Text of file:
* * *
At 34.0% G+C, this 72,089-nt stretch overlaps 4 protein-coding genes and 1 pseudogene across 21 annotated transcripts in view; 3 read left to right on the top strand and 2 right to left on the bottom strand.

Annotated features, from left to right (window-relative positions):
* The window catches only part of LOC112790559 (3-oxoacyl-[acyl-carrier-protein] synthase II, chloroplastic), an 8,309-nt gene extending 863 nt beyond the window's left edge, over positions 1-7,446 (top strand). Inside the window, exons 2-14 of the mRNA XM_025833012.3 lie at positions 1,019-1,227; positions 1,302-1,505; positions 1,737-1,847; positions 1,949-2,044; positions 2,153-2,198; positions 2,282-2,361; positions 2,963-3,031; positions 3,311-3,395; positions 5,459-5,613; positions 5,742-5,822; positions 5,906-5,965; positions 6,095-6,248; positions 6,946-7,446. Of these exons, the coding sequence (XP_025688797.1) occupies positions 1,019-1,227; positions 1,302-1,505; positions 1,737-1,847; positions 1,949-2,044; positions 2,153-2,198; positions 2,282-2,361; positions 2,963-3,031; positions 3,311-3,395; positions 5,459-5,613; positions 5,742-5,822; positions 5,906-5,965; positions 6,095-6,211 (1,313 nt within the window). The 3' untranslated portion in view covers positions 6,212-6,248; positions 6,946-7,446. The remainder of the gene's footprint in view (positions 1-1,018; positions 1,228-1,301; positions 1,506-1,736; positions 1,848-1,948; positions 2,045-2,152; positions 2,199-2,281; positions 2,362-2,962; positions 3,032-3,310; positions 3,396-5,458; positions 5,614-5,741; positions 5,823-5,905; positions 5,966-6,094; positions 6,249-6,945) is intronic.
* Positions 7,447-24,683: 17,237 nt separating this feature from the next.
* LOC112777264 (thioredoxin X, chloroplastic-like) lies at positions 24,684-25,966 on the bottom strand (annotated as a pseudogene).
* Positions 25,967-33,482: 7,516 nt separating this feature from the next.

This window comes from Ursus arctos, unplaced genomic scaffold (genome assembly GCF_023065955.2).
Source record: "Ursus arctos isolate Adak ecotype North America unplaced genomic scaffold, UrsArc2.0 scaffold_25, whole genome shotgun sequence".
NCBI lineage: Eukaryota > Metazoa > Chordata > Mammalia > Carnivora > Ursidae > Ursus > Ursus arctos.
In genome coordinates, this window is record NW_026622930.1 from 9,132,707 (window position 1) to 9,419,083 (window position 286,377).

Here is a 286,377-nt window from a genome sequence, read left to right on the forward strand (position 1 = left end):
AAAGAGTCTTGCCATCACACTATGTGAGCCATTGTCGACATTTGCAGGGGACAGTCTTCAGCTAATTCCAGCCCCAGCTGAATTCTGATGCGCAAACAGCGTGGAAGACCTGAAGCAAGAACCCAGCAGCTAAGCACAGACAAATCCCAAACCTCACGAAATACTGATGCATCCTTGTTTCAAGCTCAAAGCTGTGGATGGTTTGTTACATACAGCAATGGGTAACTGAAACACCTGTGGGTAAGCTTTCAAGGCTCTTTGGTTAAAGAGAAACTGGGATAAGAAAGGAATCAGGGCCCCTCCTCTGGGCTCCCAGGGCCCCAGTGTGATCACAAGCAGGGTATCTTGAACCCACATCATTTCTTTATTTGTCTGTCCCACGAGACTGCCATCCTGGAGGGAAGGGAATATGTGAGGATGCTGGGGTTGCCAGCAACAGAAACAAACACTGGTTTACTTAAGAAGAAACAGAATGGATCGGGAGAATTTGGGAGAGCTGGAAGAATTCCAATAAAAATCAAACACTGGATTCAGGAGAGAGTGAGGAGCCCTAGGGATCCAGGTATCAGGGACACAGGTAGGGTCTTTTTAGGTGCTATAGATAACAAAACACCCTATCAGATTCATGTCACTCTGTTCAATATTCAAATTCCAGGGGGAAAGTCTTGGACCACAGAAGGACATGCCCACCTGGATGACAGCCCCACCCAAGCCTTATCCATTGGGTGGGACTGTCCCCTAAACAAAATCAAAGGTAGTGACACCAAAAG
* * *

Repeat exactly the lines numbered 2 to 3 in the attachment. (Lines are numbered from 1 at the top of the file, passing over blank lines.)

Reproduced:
Annotated features, from left to right (window-relative positions):
* The window catches only part of LOC112790559 (3-oxoacyl-[acyl-carrier-protein] synthase II, chloroplastic), an 8,309-nt gene extending 863 nt beyond the window's left edge, over positions 1-7,446 (top strand). Inside the window, exons 2-14 of the mRNA XM_025833012.3 lie at positions 1,019-1,227; positions 1,302-1,505; positions 1,737-1,847; positions 1,949-2,044; positions 2,153-2,198; positions 2,282-2,361; positions 2,963-3,031; positions 3,311-3,395; positions 5,459-5,613; positions 5,742-5,822; positions 5,906-5,965; positions 6,095-6,248; positions 6,946-7,446. Of these exons, the coding sequence (XP_025688797.1) occupies positions 1,019-1,227; positions 1,302-1,505; positions 1,737-1,847; positions 1,949-2,044; positions 2,153-2,198; positions 2,282-2,361; positions 2,963-3,031; positions 3,311-3,395; positions 5,459-5,613; positions 5,742-5,822; positions 5,906-5,965; positions 6,095-6,211 (1,313 nt within the window). The 3' untranslated portion in view covers positions 6,212-6,248; positions 6,946-7,446. The remainder of the gene's footprint in view (positions 1-1,018; positions 1,228-1,301; positions 1,506-1,736; positions 1,848-1,948; positions 2,045-2,152; positions 2,199-2,281; positions 2,362-2,962; positions 3,032-3,310; positions 3,396-5,458; positions 5,614-5,741; positions 5,823-5,905; positions 5,966-6,094; positions 6,249-6,945) is intronic.